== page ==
One reason why paper trading might be preferred to (but not a substitute for) backtesting is because of its focus on the present. Testing in today's market should have greater predictive value for your trading system tomorrow than if all testing weight was given over to the distant past. This is important because you will soon be live trading. The rationale here is similar to what drives some traders to prefer weighted and exponential moving averages over the simpler, arithmetic version.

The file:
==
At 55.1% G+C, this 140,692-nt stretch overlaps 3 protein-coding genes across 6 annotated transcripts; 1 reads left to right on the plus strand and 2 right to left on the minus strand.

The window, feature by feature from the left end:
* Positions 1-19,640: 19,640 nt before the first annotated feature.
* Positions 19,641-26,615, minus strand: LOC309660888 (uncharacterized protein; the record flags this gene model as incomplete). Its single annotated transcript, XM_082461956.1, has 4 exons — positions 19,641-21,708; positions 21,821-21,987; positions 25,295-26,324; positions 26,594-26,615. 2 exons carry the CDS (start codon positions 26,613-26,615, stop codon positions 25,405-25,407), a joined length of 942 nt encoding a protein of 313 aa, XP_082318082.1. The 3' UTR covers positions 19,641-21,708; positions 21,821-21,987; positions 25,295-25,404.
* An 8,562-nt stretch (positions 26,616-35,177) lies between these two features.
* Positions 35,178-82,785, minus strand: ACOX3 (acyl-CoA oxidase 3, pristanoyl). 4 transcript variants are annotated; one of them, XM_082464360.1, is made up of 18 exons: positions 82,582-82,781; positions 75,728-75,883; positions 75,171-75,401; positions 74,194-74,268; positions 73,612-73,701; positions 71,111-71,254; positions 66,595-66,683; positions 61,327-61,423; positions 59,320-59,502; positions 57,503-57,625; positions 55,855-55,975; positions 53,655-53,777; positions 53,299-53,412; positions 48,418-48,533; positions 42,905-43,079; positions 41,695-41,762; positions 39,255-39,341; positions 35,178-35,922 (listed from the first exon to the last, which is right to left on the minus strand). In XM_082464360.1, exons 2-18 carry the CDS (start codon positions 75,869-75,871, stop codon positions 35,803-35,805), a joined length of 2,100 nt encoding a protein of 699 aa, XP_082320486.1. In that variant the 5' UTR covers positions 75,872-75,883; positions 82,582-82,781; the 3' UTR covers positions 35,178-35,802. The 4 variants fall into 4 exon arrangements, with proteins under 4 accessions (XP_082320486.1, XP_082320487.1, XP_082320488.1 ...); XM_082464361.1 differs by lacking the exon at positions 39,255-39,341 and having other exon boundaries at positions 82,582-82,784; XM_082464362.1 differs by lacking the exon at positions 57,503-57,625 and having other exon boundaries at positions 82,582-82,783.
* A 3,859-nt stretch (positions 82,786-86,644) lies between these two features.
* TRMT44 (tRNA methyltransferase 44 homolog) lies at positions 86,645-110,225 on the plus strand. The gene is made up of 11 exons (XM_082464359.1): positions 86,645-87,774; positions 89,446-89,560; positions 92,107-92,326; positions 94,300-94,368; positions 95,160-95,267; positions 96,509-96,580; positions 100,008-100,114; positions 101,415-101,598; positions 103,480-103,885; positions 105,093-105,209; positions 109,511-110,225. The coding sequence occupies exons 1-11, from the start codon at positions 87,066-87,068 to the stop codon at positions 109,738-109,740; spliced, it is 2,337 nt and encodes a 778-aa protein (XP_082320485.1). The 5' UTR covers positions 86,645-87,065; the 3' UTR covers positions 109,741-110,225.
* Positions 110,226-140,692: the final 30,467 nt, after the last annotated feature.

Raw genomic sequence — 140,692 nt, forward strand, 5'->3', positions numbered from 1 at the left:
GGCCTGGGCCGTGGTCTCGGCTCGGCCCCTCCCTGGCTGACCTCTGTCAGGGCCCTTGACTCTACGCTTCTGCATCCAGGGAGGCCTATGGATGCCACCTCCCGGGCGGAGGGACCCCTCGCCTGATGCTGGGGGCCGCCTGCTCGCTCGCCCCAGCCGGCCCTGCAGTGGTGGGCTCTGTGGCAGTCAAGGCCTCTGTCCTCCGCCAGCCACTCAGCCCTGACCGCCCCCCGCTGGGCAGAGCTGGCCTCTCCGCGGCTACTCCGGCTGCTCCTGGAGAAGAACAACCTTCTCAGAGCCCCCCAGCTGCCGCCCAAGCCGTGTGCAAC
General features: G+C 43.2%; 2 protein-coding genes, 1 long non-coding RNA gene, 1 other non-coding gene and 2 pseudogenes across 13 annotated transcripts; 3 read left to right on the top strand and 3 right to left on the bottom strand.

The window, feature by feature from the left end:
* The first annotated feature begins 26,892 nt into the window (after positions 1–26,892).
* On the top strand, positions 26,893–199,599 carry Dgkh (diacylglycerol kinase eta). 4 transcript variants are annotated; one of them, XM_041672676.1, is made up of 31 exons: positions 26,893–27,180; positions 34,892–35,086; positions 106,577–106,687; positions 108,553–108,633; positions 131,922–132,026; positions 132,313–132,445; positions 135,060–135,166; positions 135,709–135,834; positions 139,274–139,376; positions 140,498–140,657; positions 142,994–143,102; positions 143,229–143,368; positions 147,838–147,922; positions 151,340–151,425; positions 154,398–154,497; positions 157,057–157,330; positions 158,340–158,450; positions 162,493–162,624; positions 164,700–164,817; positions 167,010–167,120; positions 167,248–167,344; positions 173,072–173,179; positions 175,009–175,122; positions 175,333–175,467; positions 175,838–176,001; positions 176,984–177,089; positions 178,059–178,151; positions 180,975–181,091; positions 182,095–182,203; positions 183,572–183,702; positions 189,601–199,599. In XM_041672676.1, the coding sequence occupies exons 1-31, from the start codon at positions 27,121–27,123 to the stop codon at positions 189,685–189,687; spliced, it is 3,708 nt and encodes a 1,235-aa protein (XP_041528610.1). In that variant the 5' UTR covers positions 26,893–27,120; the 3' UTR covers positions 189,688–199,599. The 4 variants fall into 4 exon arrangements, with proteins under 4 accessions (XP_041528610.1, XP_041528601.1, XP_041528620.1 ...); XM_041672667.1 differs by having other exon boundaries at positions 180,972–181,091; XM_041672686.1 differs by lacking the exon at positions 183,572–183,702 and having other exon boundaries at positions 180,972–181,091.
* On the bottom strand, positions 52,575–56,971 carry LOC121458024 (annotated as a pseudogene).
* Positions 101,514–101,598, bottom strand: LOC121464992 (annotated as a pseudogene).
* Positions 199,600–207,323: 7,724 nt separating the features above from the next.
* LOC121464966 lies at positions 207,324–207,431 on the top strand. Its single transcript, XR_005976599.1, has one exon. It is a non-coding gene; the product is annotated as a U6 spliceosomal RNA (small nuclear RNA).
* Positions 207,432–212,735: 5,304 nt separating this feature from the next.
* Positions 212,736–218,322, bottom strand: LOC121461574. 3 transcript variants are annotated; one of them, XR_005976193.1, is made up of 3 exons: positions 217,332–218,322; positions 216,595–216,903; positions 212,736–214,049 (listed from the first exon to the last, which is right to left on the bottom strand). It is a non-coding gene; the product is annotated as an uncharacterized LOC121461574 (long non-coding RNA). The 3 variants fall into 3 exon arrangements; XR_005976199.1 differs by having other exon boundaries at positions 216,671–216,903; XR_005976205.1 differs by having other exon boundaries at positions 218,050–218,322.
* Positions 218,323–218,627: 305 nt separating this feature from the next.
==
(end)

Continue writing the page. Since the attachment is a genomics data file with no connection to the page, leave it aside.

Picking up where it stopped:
Just be sure to note how many trades you are making. On the one hand, it is a problem if your system generates too few trades. You do not want the funds in your account to idle in cash for long, but to constantly turn over from one trade to the next. On the other hand, if your system generates more trades than your real account can handle, trade them all anyway on paper. For this is a great opportunity. Not only will you quickly reach the magic number needed to make your testing statistically significant (30+ trades minimum, 100+ better), you now have the luxury of being choosy. Identify which trades are the best and what makes them the best. Include those characteristics as part of your trading strategy's selection criteria for future trades. Or else have them be criteria that 'kick in' whenever the number of potential trades exceeds the limits of your trading account.